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New trends in paper and paperboard packaging: repulpable barrier coatings

New trends in paper and paperboard packaging: repulpable barrier coatings

Consumers are increasingly choosing fast food options and eating meals at home.

While these two trends may seem counterintuitive, a closer analysis reveals that while many Americans want to eat at home, they do not necessarily want to cook at home.

Unlike years past, fast food does not always mean a burger and fries from McDonald’s. Many health-conscious consumers are choosing healthier fast food options, signing up for meal kits and grocery delivery services, or buying premade dishes at grocery stores.

One thing all of these food options have in common is the need for food packaging options.

The increase in “take out” choices are having an impact on the food delivery system, and on the environment, too. For example, looking at single-use paper-based cups, estimates show that 200 billion cups are thrown away every year in the U.S. alone. Only about 0.25% is recycled.

The good news is that fast food brands are capitalizing on the popularity of eco-friendly food packaging options. The most significant initiative came from Chipotle, which announced that by 2020 it plans to achieve 50% waste diversion for its food and packaging. According to the press release, this is similar to a move made two years ago by McDonald’s.

The goal is to have half of the restaurants’ waste accumulated from food and packaging be re-routed through a combination of recycling and composting rather than sent to landfills.

The Problem: Food Packaging Containers Are Not Recyclable

A major hurdle to achieving waste diversion is that the average fast-food containers for soda, french fries, and sandwiches are not recyclable.

Similarly, many take-out containers, like the typical Chinese food box or the take-out box from your favorite restaurant, are not recyclable either.

Many food containers that appear coated with wax (which can cause issues at the recycling plant) might actually be coated with polyethylene (PE) plastic. Often, the containers are made from fibers held together by a PE compound, or the container is lined with PE.

The PE serves as a moisture and gas barrier. As a moisture barrier, PE prevents transmission of liquids through the paper container. As a gas barrier, PE prevents the contents from absorbing gas in the air like oxygen and carbon dioxide, which can negatively affect the freshness and quality of food products.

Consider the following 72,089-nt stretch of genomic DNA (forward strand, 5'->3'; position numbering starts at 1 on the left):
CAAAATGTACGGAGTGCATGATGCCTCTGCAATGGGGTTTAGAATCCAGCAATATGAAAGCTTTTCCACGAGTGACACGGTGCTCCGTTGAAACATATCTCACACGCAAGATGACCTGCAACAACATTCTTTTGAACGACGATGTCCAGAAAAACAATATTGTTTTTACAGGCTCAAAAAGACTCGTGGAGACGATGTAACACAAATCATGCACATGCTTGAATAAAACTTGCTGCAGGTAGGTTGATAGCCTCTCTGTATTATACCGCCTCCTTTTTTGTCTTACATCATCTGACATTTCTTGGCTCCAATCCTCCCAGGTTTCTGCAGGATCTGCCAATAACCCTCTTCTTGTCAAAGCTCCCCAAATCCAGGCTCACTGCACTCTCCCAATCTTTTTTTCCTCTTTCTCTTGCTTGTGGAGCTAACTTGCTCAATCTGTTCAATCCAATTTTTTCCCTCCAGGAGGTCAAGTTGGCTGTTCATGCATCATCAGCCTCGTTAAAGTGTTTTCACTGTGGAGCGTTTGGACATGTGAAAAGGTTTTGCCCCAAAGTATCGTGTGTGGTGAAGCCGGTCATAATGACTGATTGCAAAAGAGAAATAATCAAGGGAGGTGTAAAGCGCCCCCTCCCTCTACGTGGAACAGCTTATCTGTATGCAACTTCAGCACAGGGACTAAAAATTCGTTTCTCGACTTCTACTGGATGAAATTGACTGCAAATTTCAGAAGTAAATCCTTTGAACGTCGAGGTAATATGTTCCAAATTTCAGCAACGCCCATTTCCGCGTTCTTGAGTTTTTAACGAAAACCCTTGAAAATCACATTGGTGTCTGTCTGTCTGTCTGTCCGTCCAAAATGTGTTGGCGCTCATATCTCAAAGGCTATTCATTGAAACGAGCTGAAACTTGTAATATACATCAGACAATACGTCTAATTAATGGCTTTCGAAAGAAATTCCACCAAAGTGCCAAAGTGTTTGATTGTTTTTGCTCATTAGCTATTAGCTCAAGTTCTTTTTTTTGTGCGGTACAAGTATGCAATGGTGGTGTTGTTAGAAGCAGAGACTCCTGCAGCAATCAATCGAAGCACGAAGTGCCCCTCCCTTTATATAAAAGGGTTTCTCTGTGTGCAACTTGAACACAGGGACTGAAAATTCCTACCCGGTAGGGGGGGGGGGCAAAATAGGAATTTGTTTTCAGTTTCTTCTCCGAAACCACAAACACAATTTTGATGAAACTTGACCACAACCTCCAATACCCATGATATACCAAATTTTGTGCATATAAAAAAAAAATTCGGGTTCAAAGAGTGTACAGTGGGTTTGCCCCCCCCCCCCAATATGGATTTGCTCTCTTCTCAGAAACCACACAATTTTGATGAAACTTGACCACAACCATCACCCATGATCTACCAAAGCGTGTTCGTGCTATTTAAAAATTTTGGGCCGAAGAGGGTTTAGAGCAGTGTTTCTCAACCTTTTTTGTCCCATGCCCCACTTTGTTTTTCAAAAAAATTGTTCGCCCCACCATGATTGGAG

PE and wax coatings have historically been used to seal porous paper, corrugated boxes, and sheets to provide a moisture barrier and/or moisture-vapor barrier to these substrates. The resulting paper product poses an environmental problem because it cannot be recycled through traditional channels.

Returning to the single-use paper-based cup mentioned above, the cup is often coated with PE to seal the rim, sides, and bottom of the cup. This coating makes the cup non-recyclable because PE is (currently) non-biodegradable. It also does not respond to microbial action in composting systems and breaks down into flakes during the repulping process, which blocks filtering screens.

PE and other food container coatings cause problems during the recycling process. For example, the PE moisture barrier separates from the fiber during the repulping process and creates additional residue in the recycling/milling process.

To create environmentally friendly, recyclable paper products, manufacturers are turning to a water-based coating. The water-based coating allows take-out containers that are recyclable, repulpable, and compostable.

The Solution: Water-Based Barrier Coatings Allows for Recycling

Water-based biopolymers and bio-waxes are derived from renewable resources. This means they can produce sustainably. They are also suitable for packaging applications that require specific water/moisture barrier properties or grease resistance and can replace PE formulations.

Also, water-based coatings could allow food containers to go to a traditional paperboard mill to repulped without creating additional residue. Then cups can be included in a mixer-paper bale without adding PE contamination. 

Learn More About Repulpable Barrier Coatings

For more information about the transition to water-based biopolymers and bio-waxes and how these trends can positively impact your business, turn to an experienced and trusted packaging expert like Greif.

Greif CPG is a leader in providing consumer packaging solutions at the best value to our customers. Our experienced team fully understands the packaging process and can help you stay on top of emerging trends by helping you control costs. We give our clients a competitive advantage by using cutting edge materials.

Contact us today by calling 216-281-7000, or email cartons@greif.com.

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Posted by Julia Briggs in LA Paper Box, Natural Products, Private Label